When these stories are sensationalized, dehumanized, and blasted all over the television and internet, they miss out on the important conversations that need to happen about them, and they create hype and terror.

Here’s how the news affected me: I had two weeks of nightmares where planes crashed into my home, I was beheaded, and I was attacked in multiple ways. As happy as I am about the fact that I am alive and well, I would rather be having conversations about these issues rather than nightmares.

I expect the news to tell me what I need to know, not to scare me. The news should be a place I go to learn about what’s happening in the world around me and to hear important conversations about the root causes of some of the issues. I also expect the news to tell me what I can do to help improve the world around me.

I believe that every single person can make a difference in the world, as long as they are equipped with knowledge and (sometimes) given examples on what they can do to help.

10498043_10152639805621554_5540103886214924500_oFor example, Babar Suleman, a local father and pilot, went missing after the plane piloted by his son, Haris, crashed during a world-round trip to raise money and awareness for education in Pakistan. I attended the launch party for the pair, and many of my friends knew them personally. After the crash, the family launched a #BringBabarHome campaign to keep the search for Babar and the plane going as long as possible. It was a fairly successful campaign, but the searchers were not able to recover Babar. Hopefully, the searchers will continue trying to find the wreckage and bring peace of mind to the family and friends of Babar.

My point is that people have power, and there is power in numbers. With a hashtag, we were able to encourage and support the searchers for the plane, we were able to bring further awareness to the Seeds of Learning campaign they were flying for, and it gave people here, on the other side of the world, the power to make change.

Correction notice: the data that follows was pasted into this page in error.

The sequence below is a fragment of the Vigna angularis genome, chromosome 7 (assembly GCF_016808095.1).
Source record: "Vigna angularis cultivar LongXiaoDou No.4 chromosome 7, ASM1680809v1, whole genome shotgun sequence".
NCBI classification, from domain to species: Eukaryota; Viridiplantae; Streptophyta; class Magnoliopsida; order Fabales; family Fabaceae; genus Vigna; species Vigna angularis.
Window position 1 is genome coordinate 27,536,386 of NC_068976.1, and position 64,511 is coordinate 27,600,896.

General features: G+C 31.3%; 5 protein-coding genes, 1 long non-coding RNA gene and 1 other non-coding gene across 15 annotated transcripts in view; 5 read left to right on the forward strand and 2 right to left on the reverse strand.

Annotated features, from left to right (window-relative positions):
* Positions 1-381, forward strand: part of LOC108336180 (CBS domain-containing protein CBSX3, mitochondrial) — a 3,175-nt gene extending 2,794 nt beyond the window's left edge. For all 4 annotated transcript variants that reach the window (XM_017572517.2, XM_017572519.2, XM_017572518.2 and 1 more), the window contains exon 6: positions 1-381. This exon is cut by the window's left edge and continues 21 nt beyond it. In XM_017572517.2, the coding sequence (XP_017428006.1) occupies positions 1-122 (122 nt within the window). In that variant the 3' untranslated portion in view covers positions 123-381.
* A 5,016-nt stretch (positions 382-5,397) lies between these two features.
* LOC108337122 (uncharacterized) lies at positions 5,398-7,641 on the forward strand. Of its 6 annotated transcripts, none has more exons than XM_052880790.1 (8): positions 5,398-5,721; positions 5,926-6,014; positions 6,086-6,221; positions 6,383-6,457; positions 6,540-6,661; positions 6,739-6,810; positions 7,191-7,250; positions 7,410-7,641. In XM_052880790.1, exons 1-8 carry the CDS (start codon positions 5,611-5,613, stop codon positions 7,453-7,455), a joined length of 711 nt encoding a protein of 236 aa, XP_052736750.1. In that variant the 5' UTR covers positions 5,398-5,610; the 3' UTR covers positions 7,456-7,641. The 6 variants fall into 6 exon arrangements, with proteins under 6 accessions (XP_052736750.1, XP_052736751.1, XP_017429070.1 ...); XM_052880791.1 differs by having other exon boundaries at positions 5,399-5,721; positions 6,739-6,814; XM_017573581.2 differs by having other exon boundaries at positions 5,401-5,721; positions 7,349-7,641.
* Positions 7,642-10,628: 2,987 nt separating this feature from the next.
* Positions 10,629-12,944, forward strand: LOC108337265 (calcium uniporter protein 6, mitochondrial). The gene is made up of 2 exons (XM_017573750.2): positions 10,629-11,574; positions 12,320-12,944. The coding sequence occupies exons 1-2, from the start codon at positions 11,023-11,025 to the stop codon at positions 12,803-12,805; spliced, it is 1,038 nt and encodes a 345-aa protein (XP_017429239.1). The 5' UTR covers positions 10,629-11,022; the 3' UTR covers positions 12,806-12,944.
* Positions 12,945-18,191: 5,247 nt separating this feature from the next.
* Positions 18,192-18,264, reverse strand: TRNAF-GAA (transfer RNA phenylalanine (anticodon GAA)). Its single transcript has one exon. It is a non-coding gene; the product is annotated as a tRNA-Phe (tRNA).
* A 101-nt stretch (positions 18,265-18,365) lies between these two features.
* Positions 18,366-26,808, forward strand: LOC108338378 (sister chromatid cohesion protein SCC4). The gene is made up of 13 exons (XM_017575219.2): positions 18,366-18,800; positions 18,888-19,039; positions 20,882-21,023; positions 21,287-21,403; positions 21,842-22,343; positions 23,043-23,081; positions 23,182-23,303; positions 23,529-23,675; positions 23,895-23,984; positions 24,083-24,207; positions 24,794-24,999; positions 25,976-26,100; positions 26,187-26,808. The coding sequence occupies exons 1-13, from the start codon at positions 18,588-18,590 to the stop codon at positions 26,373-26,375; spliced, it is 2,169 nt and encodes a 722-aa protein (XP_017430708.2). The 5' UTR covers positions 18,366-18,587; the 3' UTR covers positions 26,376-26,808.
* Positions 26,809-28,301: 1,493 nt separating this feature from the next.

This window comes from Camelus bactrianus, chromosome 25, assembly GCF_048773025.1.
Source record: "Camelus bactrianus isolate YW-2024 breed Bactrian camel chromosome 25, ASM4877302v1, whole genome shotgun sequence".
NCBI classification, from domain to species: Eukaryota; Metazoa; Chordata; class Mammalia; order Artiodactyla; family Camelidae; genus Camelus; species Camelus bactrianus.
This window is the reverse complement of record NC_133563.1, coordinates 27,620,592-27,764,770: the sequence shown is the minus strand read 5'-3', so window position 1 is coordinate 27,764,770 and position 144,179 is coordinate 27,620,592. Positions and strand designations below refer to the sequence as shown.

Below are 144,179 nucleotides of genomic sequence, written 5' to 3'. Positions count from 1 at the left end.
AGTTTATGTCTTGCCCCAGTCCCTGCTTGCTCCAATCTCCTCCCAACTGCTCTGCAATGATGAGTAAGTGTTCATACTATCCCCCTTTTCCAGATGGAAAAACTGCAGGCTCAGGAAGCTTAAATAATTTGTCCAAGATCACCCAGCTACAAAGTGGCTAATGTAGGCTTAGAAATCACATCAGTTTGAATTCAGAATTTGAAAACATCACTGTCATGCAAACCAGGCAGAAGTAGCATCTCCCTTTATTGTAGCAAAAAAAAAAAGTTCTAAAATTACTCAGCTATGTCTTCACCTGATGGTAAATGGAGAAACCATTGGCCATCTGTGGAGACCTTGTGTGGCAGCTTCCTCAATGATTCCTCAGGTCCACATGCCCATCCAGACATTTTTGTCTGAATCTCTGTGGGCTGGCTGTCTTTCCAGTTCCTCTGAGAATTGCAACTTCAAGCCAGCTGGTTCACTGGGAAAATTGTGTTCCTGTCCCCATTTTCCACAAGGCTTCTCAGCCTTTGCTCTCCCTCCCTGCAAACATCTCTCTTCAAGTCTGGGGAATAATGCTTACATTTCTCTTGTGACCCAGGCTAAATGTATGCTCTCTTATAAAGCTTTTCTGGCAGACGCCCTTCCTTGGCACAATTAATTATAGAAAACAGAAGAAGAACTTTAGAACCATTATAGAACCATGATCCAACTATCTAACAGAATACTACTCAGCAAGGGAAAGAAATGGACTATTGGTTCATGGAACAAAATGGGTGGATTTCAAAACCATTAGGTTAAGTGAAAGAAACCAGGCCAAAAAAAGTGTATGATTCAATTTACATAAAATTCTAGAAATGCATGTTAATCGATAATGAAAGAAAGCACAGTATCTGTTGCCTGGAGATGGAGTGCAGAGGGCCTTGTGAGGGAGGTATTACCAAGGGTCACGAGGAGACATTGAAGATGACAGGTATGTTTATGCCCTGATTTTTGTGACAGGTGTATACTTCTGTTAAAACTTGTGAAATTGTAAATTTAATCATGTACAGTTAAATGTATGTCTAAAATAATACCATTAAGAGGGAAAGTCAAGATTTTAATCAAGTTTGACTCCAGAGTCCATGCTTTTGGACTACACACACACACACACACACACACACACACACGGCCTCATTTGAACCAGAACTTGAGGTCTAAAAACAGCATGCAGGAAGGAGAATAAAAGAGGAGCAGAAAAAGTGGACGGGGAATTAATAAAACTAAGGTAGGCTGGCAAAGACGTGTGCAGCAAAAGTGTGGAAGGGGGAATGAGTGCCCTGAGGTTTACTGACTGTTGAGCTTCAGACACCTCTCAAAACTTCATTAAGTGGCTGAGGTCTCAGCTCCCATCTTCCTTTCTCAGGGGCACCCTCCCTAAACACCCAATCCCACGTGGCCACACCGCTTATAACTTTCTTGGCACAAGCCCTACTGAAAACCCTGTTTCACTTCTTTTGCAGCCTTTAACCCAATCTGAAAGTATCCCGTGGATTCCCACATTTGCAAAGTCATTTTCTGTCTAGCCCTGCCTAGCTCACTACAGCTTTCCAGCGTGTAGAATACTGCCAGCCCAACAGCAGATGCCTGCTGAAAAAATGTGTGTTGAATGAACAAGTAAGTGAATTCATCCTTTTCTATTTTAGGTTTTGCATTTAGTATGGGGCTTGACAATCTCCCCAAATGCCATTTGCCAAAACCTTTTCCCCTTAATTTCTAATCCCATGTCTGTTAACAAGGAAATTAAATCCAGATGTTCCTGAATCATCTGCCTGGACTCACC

No, it wasn’t the greatest or most successful campaign to ever happen; it didn’t change the world, and it hasn’t yet brought Babar back, but we took up the cause because we were empowered, not scared, by the media to do something. That is what needs to happen with all of these issues.

The media should educate the public in an unbiased and helpful way. They shouldn’t search for what will bring them the most viewers. To be frank, I honestly would watch more of the news if they did hold conversations about the root causes of violence, poverty, etc. and what we can do to help. I get that the media wants us to know what happened, but instead of telling us what happened and moving on to the important conversation, they continue to repeat what happened in different ways. That doesn’t educate me; it makes me sad, angry, and feel completely helpless.

The media should simply do the job of sharing information.

Why the media chooses to present news in a way that gives some nightmares is beyond me, but it won’t stop me from trying to learn about the important issues in the world and what I can do to make things better. However, I might have to turn off the news first.

Of course, this is just how I feel about the news. If you have anything to add to the conversation, I’d be more than happy to read it. Keep Reading!